Posts tagged 𔃲D’

Pierre-Auguste Cot’s The Storm and Springtime

Pierre-Auguste Cot's The Storm and Springtime

Academically trained French painter Pierre-Auguste Cot, who was a student of Bouguereau, among others, is particularly known for two similarly striking paintings, The Storm (above, top three images) and Springtime(bottom four images).

Both are beautifully rendered, with a feeling of lush naturalism, playfully romantic and more than a little suggestive. Check out the smoldering look the young woman is giving her companion on the swing in Springtime.

Of course, dressing up modern passion in academically approved antique dress, like the depiction of nymphs and satyrs, made an image a “history painting”, and events from mythology or history could excuse a great deal of romance-fueled suggestion in late 19th Century France.

Both works have been immensely popular from their creation to this day, and have been the subject of countless reproductions over that time.

Both paintings are in the collection of the Metropolitan Museum of Art in New York, and a reader (thanks, radium56!) has informed me that both are now prominently on display before the entrance to the 19th and 20th century European paintings gallery, where they make a dramatic visual impression.

For those of us who can’t run over to the Met tomorrow to check them out, the museum’s excellent website has high-resolution images of both (click on “Fullscreen” under the image on the main page, then the “Download” arrow at bottom right).

As far as I can tell the museum is not making a point of this as a mini-exhibition or feature on the schedule, it just seems to be a curator’s idea of a fine way to celebrate spring.

Indeed.

Article from linesandcolors.com

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From Rapunzel to The Little Red Riding Hood, Beloved Children’s Classics as Minimalist Posters

These are just fun. (Via Brain Pickings)

Visual hyper-distillation of iconic storytelling.

As a lover of children’s books, especially classic ones with timeless wisdom for grown-ups, and an admirer of minimalist posters that distill complex stories or ideas in clean graphic elements, I am infinitely delighted by these hyper-minimalist takes on beloved children’s classics by designer Christian Jackson.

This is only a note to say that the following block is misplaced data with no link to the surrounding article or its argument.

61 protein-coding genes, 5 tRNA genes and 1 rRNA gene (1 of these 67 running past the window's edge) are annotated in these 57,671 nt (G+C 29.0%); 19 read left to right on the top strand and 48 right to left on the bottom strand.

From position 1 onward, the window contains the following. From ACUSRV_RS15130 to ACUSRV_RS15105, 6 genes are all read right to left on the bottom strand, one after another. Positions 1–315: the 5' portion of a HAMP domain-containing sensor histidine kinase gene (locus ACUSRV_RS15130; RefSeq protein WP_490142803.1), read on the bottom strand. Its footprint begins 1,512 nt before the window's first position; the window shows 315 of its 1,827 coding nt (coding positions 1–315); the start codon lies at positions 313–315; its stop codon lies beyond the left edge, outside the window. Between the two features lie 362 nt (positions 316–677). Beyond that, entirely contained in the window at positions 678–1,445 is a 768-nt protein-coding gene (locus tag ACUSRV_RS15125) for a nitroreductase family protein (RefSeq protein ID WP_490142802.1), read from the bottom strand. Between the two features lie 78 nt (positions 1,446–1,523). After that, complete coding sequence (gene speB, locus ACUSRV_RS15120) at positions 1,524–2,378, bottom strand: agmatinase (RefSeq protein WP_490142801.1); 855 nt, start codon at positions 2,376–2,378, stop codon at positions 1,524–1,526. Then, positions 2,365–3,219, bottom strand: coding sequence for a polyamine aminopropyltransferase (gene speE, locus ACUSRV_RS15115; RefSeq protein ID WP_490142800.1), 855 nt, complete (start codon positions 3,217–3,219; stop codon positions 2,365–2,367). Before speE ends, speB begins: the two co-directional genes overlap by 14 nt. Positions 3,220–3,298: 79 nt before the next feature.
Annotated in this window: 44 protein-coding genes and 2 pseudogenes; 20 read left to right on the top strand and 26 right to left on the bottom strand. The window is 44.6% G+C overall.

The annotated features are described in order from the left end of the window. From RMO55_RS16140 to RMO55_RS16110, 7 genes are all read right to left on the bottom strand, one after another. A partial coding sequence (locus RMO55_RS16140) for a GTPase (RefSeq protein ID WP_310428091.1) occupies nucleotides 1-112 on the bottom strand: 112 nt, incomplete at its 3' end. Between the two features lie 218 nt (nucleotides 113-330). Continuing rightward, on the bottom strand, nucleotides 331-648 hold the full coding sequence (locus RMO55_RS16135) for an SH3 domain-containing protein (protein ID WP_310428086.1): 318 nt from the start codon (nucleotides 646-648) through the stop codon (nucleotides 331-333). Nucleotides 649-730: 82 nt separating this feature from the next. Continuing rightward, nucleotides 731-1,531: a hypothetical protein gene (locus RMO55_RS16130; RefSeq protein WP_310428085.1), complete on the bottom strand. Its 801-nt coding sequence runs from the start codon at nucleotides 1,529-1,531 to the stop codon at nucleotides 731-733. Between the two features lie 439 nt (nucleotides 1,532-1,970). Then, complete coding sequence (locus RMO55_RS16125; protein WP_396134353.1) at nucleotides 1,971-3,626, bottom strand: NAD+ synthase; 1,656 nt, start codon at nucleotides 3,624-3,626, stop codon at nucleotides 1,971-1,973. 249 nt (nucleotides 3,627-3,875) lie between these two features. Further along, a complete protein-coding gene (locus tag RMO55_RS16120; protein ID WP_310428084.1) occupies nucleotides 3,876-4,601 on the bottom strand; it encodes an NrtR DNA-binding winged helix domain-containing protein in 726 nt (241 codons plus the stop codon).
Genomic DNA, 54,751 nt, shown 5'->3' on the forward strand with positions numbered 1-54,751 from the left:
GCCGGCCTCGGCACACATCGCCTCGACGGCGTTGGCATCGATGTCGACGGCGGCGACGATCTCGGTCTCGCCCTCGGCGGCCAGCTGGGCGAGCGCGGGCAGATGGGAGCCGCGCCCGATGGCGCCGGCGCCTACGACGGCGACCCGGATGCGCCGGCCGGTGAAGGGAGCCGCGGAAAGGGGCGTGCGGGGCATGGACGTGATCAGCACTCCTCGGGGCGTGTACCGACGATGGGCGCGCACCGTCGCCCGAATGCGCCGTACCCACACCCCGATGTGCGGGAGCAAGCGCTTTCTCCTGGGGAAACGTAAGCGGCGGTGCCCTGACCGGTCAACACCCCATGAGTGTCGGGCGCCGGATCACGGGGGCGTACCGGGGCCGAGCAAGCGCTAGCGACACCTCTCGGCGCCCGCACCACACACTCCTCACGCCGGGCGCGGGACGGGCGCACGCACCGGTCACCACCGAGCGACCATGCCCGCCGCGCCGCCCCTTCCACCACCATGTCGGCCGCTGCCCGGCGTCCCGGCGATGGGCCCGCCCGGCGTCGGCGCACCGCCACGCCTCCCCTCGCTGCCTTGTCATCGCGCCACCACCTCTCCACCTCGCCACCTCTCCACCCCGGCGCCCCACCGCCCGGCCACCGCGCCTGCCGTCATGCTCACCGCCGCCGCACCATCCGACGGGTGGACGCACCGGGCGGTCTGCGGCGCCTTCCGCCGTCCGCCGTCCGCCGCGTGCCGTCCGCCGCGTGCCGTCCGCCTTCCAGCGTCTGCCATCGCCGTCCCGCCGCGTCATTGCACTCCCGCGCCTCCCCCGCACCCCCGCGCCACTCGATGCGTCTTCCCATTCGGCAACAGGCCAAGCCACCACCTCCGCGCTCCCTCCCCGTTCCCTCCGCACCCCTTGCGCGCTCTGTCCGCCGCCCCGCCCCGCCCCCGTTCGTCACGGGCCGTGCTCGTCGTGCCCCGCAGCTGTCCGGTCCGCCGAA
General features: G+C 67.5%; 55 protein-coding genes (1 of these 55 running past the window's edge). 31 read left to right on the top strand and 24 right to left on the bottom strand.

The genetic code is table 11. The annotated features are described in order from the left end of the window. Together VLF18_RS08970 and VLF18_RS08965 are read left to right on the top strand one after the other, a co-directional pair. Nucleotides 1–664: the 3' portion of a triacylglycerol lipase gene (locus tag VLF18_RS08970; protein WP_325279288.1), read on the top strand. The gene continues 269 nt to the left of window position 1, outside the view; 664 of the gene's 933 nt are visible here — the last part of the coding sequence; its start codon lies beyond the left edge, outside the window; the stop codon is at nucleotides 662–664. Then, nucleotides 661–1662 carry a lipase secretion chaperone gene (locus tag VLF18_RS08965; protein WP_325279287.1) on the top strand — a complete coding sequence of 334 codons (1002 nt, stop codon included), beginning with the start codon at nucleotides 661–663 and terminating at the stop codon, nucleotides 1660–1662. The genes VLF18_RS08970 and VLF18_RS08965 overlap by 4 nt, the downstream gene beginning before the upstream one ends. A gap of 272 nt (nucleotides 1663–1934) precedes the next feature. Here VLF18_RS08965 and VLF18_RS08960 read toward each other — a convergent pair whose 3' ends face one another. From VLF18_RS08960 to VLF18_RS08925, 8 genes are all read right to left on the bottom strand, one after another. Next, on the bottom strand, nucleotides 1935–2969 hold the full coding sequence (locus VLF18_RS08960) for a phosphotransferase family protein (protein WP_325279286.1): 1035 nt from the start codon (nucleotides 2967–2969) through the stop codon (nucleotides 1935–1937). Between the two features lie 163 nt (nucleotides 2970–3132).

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Look Closer, And That Mona Lisa’s Made From Thousands Of Doodles

This is a nice recreation of the Mona Lisa, right?

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Now look closer:

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[detail]

 

The drawing is actually a mash-up of thousands of doodles–of giggling dogs and buxom bunnies and amorphous alien creatures–painstakingly rendered to capture the likeness of the Mona Lisa. It’s like a happy marriage of Leonardo da Vinci and James Thurber.The artist, Tokyo-based Sagaki Keita, has done more than a dozen of these drawings, using pen and ink to refashion classical paintings and sculptures, from a bust of Hermes to Hokusai’s The Great Wave off Kanagawa, into elaborate ecosystems of loopy cartoon characters. A lot of the doodles are improvised, but that doesn’t mean Keita dashes this stuff off overnight. Images like the Mona Lisa, which stretches 2 feet by 1.5 feet (the approximate dimensions of the real thing), take about a month to complete, he tells Co.Design. Larger drawings, like a nearly 13-foot-long rendition of The Last Supper, can take up to 10 months.Sheesh, that’s dedication. But it’s totally worth it. There’s something perversely satisfying in seeing classical art–art that represents the acme of cultural sophistication–reduced to farm animals and blob people.

 

A few more examples of Sagaki Keita’s work:

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(pen on charcoal paper)

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[detail-1]

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[detail-2]

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[detail-1]

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[detail-2]

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[detail]

You can view more of Keita’s work @ sagakikeita.com

Discovered @ fastcodesign.com

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